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Colada morada is a thick sweet beverage traditionally drink for The Day of the Dead, November 2, but its not restricted to that only day because you can usually find it a couple of weeks before and after in all cafes and restaurants in Ecuador.
Its very distinctive deep purple color comes from the many red fruits, herbs and flours it has. Its an old Andean recipe that has lasted through generations although it disappeared in pre-Hispanic times and was then renewed by Spaniard priests.
In the beginning, the Incas used to mummify their dead and in November, on the celebration of Aya Marcay Quilla, which means the “month to carry with the dead”, relatives visited the tombs of their loved ones to take out their bodies, bath them and dress in their best clothes. Then family and deceased “walked” through the city in the middle of chants, dances and prayers. The ritual culminated with a very special meal: the elaboration and consumption of the “chicha morada” along with some eatable corn figurines. This ceremony was performed in order to keep those who are no longer alive in memory.
With the Spaniards conquest, the priests banned these types of ceremonies and rituals but over the years they were replaced or adapted to their catholic celebrations. Thus, the Aya Marcay Quilla was replaced by The Day of the Dead and so the recipe was also modified with some new ingredients. Blackberry, Andean berries, purple flour and sugar cane were incorporated into the local cuisine adding a new touch to this millenary drink.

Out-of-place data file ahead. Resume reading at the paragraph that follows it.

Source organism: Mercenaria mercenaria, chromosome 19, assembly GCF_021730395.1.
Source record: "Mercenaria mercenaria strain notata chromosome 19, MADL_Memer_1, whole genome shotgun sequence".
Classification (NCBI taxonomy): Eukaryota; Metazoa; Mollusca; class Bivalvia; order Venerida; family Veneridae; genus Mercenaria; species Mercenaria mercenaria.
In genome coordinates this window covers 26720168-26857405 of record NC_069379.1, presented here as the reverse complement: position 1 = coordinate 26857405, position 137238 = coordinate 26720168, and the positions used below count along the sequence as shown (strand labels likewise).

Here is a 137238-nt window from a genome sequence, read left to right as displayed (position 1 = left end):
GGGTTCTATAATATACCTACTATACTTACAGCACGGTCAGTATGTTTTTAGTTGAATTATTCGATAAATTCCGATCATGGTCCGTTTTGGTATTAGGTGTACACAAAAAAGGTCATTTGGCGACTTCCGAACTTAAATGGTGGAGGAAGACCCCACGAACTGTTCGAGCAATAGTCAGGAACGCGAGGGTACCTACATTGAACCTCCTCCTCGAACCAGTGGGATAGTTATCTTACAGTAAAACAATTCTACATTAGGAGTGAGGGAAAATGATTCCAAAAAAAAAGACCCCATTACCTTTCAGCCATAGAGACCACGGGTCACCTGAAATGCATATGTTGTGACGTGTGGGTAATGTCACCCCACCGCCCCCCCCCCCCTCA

Now a days, the preparation of the colada morada involves a dynamic process where the whole family gathers for its elaboration. The essential ingredients are: Andean berry, blackberry, strawberry, pineapple, “babaco”, passion fruit, “guava”, cinnamon, cloves, sweet pepper, purple flour, panela, cedar leaves, lemongrass, orange, amaranth, myrtle and ishpingo, cinammon flowers.
Being the official beverage for an ancestral representation of the life and dead cycles, it doesn’t come alone. Colada Morada is often served along with an special bread called the “Guagua de pan”, sweet bread rolls made in the shape of a baby. Guagua means baby in kichwa and pan is bread in spanish and they often come with many different fillings in the middle such as chocolate or fruit jellies.
Start by sifting the purple cornmeal through a fine sieve. The flour is soaked in warm water avoiding the formation of lumps. In a pot, boil blackberries, Andean berries, guavas and orange, then liquify them and sieve. Fill another pot with two liters of water, brown sugar, aromatic herbs and pineapple peels, then boil. Subsequently, this preparation is sieved and mixed with the orange and blackberry juices. Chopped fruits such as strawberries, pineapple and “babaco” should be cooked with sugar until they are turned into syrup. All these preparations should be boiled in a large pot and constantly stir to ensure that the flour is cooked.
This classic combo: Colada Morada + Guagua de pan, is a tradition that carries the flavors of the past not only for the ancestry on its elaboration but also for the conscious meaning of its consumption, the family gathered all together in memory of the loved ones that has already passed away. This holiday, take the time to enjoy this Ecuadorian drink and share with your family the sweet memory of those who are gone.